The news about the possible visit of the ship leaked out while Lange was in Tokelau and out of contact. Uproar ensued, with many Labour members threatening a revolt if the Buchanan was admitted.

Sir Geoffrey says he "doesn't know why [Lange] didn't brief me about what he was doing . . .

"It would have been very helpful if he'd briefed me before he went off to Tokelau."

While Lange's action was "a mistake in hindsight", Sir Geoffrey says, he was not to know that the news about the Buchanan would leak in his absence.

Sir Geoffrey has now revealed for the first time the text of the case he put to George Shultz when he went to Washington. It is a remarkably blunt document.

At one point he warns that consequences could flow from taking New Zealand out of the Anzus alliance.

"Think about it," he writes. "New Zealand's perception of the American Government's stance is that it is acting like George III towards the American colonies - harsh and unreasonable."

Wasn't this diplomatically unwise, suggesting the Americans were emulating a king still routinely referred to in the United States as a "tyrant"?

No, says Sir Geoffrey.

He had lived in America and taught law there for a long time and he felt "able to speak to them in the way they speak", he told The Dominion Post. "They are very direct and I was very direct."

It was Shultz, he says, who spotted the basic problem. "Shultz said to me, ‘I know New Zealanders, I fought with them in the war.

"They're very direct people and if these ships have got nuclear weapons on them they will want to know about it. They are not the sort of people who can put up with some sort of deception of the same sort that some of the Asian countries might be able to get away with."

The Japanese solution, where the Japanese government turned a blind eye to ships likely to be carrying nukes while saying they "expected" the US to respect Japanese anti-nuclearism, was not available.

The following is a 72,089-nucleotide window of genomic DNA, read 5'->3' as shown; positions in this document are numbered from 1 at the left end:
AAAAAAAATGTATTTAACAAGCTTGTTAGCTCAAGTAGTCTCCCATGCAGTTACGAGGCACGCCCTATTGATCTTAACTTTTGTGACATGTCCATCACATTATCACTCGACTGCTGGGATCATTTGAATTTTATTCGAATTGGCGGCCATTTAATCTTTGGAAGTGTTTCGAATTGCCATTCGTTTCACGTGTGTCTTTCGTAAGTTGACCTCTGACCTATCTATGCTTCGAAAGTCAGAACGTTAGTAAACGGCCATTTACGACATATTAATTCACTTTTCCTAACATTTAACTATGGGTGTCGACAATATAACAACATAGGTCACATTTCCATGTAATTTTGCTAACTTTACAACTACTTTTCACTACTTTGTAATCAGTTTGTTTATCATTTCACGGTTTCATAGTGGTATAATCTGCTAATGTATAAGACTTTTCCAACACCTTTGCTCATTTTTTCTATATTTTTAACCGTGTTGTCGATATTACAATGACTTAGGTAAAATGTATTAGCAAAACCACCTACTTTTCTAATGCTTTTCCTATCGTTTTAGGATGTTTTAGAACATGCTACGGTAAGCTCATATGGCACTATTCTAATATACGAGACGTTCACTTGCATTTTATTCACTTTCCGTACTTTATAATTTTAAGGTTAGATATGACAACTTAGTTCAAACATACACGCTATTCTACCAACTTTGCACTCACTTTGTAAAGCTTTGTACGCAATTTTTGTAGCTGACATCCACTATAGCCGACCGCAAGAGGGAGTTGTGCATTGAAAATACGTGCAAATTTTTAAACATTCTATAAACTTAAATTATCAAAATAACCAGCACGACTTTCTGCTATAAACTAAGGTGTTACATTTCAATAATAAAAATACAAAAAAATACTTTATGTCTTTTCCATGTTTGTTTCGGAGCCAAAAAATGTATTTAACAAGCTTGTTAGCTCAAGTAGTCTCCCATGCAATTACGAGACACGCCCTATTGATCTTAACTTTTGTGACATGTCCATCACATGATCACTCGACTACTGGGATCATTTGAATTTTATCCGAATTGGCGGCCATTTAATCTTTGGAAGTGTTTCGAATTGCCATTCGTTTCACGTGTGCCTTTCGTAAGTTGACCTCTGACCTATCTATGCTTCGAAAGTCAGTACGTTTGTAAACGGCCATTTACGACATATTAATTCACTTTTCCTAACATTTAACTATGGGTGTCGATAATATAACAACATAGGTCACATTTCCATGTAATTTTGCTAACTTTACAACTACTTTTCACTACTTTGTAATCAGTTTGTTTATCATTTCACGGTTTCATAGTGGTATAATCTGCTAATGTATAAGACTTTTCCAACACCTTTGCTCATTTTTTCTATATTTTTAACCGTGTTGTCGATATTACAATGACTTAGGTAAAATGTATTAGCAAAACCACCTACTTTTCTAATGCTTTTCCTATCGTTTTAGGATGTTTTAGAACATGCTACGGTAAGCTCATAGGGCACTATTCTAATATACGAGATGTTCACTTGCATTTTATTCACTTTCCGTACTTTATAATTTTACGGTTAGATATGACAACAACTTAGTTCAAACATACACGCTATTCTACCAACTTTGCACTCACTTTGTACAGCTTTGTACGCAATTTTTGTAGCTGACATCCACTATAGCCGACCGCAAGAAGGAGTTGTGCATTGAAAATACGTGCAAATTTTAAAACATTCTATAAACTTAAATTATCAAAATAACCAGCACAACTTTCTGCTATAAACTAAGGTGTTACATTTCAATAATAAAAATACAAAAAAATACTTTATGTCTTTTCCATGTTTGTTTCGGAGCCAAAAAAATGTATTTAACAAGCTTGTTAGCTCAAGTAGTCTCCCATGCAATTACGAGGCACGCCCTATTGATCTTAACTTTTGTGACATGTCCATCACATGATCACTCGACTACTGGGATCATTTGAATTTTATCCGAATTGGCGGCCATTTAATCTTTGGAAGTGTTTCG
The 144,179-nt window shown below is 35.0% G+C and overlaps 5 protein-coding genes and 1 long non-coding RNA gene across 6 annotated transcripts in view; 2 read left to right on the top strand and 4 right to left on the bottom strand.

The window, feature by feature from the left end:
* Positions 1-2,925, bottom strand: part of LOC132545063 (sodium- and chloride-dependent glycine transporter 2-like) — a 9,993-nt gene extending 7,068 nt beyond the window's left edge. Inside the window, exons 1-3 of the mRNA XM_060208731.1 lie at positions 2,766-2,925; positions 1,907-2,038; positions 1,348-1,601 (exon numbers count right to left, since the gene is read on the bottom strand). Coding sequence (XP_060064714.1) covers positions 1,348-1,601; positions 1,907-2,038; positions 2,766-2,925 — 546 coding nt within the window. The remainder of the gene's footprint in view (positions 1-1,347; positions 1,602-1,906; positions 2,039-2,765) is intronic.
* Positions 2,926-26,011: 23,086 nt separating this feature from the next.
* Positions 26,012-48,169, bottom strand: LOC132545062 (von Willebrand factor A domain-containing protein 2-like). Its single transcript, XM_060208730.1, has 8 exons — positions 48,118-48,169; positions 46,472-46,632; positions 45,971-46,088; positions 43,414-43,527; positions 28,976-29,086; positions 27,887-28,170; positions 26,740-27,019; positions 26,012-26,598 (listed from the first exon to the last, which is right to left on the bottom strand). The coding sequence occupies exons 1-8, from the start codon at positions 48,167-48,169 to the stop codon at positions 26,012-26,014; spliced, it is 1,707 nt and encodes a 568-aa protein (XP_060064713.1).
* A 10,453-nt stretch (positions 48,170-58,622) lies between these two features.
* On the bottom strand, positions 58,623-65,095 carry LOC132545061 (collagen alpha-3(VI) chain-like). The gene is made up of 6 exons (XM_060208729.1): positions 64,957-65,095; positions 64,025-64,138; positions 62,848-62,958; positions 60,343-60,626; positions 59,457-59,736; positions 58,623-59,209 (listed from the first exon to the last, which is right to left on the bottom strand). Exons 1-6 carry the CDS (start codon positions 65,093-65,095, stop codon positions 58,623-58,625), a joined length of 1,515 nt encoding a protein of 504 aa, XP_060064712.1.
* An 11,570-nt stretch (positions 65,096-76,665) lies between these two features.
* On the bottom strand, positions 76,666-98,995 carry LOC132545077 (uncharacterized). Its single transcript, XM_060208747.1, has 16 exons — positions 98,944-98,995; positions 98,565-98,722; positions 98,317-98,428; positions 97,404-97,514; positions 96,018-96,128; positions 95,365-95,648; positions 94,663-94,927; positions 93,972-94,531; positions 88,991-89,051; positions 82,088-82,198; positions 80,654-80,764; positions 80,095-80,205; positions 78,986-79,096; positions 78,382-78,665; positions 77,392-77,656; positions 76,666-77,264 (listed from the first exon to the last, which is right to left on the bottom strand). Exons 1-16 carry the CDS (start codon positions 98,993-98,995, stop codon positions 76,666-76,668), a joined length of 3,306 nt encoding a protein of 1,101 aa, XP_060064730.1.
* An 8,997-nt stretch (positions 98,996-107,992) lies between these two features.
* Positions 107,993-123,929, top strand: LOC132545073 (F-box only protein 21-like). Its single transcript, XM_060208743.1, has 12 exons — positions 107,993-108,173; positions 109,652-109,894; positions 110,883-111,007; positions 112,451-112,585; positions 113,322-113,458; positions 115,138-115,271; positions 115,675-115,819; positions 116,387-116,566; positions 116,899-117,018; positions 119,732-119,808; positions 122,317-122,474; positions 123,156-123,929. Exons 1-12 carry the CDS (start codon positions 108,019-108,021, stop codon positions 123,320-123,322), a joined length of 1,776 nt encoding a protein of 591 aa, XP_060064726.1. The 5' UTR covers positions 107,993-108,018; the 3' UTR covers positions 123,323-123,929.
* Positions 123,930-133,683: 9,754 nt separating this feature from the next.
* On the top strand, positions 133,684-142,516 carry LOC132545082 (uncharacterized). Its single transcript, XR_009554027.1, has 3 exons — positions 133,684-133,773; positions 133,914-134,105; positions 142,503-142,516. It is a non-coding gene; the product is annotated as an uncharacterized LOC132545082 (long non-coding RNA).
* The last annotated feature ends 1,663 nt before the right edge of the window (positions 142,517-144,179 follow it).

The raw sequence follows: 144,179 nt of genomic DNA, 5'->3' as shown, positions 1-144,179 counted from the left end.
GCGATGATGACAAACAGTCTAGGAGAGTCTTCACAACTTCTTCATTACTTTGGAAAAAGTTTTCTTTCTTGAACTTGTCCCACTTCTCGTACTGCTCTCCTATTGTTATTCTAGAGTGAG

Fudging was not an option, Sir Geoffrey says.

When he finished his talks in Washington, Sir Geoffrey says, "I thought there was no way this could be fixed."


Sir Geoffrey says he was in a privileged position as a politician. He knew he could make a good living as a lawyer and academic once he left Parliament - and so it proved after he resigned in 1990.

He taught law in American universities and at Victoria University in Wellington, and then set up a public law firm with Mai Chen.

It grew rapidly. "In order to reduce the amount of work, I put up my charge-out rate on several occasions." Eventually it was up to $650 an hour.

"But there was some perversity in this. More work came in since people thought if I charged that much I must be good."

He and Mai Chen were surprised by the fact "that we made a great deal of money".

Chen gave him a seafrost-coloured S-type Jaguar for his birthday in 2000.

But the reformer wanted to go back to policy. In 2005 he became president of the Law Commission, where for five years he made a name for himself as a vigorous reformer.

Perhaps his major work was on alcohol, where the commission outlined a radical blueprint recommending a steep rise in taxes, drastic restrictions on alcohol advertising, big cuts in opening hours and liquor outlets, and an increase in the purchase age.

The Government ignored the most important bits. He blames the influence of the liquor lobby.

But then, says Sir Geoffrey, the job of the reformer is never finished. "It ain't over till it's over," as the American baseball player Yogi Berra said.

To which Geoffrey Palmer adds, "and even then it ain't over".